So the truly great managers and leaders realize that the failure point in innovation is not in the supply of new ideas, but in the transfer to the field. Both ways. And that's what I call dynamic equilibrium, because the one exception to the rule that a system can't be in two phases at the same time is right at 32 Fahrenheit. Right at the cusp of a phase transition, water can be both liquid and solid at the same time, and the way it works, the secret sauce, is two things. You separate those phases, you get blocks of ice and pools of liquid. And the second is you get dynamic equilibrium, you get molecules going back and forth between the two. And when you translate that into teams and companies, what it means is managers are focused on the transfer of ideas. How and when do we get those baby ideas out of the lab and into the field? How and when can we get the feedback from the field back to the scientist and the ... to the scientists, the designers, the programmers working on the product, because nothing ever works well the first time, and if you don't get the feedback appropriately and quickly enough, and in correct detail enough, that product is just going to die, because first versions are always terrible.

So, the two ingredients there are phase separation and dynamic equilibrium. Separate your artists and soldiers, manage the transfer, not the technology. And you mentioned project champions, one of the things that we've learned the hard way in the biomedical industry, and in large research labs, where the equivalent of our artists are the creative biologists and chemists who are coming up with new ideas, and new ways to treat diseases, and the equivalent of the soldiers are the people who run clinical trials, very large, a thousand person clinical trials, and operations, and eventually the regulatory people and the marketing people, who turn those concepts for new drugs and new treatments into products that you can deliver to hospitals, to physicians, to patients.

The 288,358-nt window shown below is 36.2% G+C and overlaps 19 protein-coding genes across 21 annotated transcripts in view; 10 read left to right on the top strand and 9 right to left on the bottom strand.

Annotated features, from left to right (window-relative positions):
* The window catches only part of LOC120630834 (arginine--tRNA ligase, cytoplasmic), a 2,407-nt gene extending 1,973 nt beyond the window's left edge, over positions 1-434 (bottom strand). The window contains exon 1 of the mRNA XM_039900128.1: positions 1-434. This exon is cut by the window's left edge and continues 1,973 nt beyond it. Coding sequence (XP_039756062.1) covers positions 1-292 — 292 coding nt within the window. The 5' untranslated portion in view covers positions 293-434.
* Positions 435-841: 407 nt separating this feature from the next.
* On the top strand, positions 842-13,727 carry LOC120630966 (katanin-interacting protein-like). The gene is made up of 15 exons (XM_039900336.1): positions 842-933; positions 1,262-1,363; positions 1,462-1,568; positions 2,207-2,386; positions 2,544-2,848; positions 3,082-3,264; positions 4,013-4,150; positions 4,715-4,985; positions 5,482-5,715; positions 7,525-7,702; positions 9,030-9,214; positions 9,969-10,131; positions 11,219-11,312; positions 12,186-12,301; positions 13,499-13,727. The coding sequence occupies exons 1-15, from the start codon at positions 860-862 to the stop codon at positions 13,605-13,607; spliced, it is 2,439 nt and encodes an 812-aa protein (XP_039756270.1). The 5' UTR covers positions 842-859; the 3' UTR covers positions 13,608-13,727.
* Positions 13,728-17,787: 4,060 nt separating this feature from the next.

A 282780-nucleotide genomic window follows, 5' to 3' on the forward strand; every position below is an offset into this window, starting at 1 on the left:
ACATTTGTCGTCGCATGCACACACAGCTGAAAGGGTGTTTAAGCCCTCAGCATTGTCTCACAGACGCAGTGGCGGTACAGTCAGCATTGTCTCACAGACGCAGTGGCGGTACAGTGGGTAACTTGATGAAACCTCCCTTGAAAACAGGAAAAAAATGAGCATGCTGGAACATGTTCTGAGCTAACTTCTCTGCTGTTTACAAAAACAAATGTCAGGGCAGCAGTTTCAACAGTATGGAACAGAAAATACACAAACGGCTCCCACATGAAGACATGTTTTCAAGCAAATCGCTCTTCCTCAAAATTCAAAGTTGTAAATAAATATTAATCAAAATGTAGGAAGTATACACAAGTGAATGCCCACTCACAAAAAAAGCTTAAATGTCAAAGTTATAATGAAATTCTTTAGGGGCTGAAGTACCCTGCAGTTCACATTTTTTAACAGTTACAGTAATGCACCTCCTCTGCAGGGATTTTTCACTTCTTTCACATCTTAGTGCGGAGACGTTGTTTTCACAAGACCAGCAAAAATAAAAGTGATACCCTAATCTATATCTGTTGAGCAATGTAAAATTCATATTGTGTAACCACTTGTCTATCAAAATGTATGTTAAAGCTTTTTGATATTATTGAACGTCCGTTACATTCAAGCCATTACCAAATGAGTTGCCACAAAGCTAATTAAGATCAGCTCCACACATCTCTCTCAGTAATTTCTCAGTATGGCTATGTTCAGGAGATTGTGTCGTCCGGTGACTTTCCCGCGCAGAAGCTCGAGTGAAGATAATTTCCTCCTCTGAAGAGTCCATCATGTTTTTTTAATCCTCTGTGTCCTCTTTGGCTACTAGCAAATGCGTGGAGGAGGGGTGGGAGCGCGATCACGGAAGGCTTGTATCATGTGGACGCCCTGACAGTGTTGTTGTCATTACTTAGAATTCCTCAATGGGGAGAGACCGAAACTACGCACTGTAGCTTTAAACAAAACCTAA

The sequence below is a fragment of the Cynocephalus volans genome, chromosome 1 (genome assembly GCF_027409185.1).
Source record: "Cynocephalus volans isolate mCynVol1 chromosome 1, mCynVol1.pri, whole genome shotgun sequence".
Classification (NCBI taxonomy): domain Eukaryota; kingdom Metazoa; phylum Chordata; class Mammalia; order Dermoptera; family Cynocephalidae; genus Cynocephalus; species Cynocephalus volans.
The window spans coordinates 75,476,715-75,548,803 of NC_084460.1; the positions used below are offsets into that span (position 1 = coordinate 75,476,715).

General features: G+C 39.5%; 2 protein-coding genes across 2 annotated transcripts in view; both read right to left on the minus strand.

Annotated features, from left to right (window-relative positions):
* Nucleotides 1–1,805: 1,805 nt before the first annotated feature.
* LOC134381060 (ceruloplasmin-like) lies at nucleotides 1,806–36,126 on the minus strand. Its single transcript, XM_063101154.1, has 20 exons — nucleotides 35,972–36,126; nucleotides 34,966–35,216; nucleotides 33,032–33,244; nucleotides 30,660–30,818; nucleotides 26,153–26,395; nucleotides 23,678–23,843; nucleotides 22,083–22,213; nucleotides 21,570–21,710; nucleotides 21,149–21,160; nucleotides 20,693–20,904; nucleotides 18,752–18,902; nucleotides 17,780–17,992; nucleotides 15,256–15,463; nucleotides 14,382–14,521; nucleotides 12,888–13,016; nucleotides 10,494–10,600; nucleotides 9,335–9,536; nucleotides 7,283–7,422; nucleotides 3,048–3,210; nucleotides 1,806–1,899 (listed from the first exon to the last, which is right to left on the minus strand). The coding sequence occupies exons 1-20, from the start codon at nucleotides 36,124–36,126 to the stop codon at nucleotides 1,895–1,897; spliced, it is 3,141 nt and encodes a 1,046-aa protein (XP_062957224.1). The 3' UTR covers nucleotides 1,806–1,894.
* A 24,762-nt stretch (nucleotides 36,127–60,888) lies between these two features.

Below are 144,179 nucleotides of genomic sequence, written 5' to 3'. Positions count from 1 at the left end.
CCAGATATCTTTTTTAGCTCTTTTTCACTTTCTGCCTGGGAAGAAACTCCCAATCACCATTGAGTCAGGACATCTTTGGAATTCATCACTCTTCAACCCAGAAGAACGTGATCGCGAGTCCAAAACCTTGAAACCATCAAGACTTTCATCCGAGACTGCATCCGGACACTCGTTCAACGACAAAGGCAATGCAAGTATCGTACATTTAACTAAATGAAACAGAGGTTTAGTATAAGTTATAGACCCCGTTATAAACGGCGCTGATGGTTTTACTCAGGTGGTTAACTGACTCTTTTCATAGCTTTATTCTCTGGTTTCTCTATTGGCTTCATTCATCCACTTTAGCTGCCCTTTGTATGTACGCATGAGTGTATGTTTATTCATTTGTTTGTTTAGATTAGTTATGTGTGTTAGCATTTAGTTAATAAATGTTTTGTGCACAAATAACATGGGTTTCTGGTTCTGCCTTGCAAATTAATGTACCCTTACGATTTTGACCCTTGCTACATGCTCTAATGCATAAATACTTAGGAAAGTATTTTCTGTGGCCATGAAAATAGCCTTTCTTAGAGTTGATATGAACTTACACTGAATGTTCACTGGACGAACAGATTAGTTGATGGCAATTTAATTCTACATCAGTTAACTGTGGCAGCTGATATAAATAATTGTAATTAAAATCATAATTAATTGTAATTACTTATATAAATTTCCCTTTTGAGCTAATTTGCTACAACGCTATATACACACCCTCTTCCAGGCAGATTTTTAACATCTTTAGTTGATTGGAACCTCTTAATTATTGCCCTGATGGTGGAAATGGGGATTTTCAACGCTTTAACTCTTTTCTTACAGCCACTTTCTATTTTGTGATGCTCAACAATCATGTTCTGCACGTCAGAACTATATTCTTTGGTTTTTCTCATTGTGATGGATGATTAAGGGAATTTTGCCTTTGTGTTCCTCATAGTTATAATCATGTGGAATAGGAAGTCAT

So you have the artists and soldiers in all the same kind of conflict that I talk about. And one of the mistakes that companies make all the time is they think about ... they think that, well, the scientist, or the designer, or the programmer, or the artist who comes up with a new idea should be the champion of that idea, it's his or her idea, so he should be able to go over to the soldiers and get them to use it. The problem is that most really creative scientists or engineers or designers are not very good project champions. What you need for a project champion is someone who speaks both languages. You need a bilingual specialist. And if you're, let's say, a biologist, you haven't been trained to speak in marketing, or product development, or regulatory language. And vice versa, if you're a regulatory guy, or an operations person you haven't been trained to speak in a language that the scientists understand and care about.

So one of the things that a lot of companies in my field have learned the hard way, is that you need to create a new role, which is essentially a project champion, which is someone who is bilingual.

Bill Murphy:34:28Makes sense.

Safi Bahcall:34:28Who can ... yeah.

Bill Murphy:34:30And that's the role that Vannevar Bush played between the generals and his innovation group that he set up, correct?

Safi Bahcall:34:41That's right, and that's ... so what Bush was terrific at was ... and one of the things that made him succeed where almost everyone else before him failed, is that he loved both sides equally. He understood that you need to love your artists and soldiers equally. And if, very often, let's say a scientist or a product person, or engineer has this idea that I do the really hard work, I have the invention, I have the new idea, and those folks are all sort of the grunts who get it down. Well, if that's your attitude, how much impact do you think you're going to have? Zero.